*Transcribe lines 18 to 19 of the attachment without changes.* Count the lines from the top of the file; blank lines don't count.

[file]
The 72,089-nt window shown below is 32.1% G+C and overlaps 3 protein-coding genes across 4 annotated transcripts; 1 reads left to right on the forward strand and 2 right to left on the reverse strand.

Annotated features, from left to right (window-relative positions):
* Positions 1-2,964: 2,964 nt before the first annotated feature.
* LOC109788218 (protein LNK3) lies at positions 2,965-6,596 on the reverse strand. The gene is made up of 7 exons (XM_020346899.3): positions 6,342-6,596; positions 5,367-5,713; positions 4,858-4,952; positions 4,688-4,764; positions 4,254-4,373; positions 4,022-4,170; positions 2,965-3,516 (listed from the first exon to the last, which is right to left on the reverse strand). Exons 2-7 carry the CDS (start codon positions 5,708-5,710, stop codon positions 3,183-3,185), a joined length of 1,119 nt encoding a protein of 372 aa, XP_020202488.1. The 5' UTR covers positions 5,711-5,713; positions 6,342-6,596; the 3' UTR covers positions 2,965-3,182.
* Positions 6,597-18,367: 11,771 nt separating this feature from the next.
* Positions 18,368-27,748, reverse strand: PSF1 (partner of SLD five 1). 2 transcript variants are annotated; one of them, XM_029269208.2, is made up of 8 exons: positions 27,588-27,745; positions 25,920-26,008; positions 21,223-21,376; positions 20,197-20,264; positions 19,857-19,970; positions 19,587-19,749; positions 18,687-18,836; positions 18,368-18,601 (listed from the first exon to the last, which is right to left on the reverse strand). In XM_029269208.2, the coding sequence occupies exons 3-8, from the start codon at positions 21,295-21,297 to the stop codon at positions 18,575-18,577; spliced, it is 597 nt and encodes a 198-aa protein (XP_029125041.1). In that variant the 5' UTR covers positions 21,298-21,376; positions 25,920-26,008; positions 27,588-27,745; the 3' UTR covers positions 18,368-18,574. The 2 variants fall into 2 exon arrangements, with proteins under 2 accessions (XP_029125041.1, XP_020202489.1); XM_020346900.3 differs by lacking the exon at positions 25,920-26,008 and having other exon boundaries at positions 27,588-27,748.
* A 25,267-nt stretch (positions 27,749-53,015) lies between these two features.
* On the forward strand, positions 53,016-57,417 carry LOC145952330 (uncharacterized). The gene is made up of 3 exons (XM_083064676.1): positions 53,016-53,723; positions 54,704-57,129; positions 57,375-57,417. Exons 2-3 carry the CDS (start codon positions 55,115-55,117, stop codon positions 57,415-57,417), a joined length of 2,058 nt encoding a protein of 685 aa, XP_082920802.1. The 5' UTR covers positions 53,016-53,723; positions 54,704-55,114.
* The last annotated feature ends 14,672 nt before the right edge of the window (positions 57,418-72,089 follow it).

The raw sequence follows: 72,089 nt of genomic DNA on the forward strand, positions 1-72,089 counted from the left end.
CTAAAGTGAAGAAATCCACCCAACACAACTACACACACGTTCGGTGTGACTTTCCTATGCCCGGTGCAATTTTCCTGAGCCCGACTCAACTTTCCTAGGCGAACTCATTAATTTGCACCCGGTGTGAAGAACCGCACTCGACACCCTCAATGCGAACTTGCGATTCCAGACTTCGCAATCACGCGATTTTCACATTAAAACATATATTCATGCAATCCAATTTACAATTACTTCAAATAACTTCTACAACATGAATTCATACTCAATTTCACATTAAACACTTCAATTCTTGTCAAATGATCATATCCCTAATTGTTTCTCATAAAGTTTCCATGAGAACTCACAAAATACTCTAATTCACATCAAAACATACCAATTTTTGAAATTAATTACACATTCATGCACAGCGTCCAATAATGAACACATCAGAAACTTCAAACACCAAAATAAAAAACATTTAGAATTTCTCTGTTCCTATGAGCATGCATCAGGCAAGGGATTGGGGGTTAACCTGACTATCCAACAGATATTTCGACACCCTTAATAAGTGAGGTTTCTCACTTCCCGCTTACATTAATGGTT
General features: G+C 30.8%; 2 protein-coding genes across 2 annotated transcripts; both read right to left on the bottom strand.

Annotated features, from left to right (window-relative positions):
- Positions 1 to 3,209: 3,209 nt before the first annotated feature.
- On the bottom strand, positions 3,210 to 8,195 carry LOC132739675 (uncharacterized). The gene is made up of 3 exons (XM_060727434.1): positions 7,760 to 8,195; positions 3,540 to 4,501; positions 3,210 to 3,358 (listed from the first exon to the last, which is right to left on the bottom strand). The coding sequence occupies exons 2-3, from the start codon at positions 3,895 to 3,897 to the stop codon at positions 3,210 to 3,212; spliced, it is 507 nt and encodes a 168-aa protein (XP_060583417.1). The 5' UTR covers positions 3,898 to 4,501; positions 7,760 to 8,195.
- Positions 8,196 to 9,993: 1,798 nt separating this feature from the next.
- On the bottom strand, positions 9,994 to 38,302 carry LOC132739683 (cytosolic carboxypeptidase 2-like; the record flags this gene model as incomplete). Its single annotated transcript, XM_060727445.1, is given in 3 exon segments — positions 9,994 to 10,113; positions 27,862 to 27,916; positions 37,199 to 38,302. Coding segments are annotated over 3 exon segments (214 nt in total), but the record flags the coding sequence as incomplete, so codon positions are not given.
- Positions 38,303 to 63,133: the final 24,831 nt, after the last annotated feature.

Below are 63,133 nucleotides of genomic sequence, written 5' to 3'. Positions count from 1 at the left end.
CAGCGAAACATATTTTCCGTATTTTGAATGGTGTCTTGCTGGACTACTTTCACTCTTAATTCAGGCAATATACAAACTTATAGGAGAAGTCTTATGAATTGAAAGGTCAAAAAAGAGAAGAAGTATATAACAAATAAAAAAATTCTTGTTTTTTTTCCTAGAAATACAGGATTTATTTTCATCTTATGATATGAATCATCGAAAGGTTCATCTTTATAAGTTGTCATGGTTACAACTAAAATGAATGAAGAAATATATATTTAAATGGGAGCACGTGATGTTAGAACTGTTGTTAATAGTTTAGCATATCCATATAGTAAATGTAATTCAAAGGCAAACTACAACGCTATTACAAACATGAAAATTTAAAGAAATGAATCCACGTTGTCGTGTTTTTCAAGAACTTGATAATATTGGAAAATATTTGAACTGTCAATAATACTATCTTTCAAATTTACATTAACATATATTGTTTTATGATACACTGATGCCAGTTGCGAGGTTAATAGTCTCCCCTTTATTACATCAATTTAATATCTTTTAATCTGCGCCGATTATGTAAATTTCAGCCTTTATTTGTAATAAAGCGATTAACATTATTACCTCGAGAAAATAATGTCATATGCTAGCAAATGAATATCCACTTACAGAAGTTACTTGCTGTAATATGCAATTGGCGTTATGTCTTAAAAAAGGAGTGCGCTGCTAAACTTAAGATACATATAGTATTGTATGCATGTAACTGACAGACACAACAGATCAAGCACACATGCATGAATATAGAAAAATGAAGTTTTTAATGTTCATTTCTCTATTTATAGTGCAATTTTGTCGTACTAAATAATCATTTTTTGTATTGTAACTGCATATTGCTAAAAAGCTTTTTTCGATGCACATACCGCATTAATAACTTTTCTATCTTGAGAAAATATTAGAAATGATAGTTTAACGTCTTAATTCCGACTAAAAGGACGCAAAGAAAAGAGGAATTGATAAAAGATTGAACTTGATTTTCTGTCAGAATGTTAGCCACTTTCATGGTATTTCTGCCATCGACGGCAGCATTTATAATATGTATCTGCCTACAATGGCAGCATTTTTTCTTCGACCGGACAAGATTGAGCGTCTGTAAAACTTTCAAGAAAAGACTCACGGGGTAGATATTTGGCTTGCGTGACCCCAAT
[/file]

- Positions 38,303 to 63,133: the final 24,831 nt, after the last annotated feature.

Below are 63,133 nucleotides of genomic sequence, written 5' to 3'. Positions count from 1 at the left end.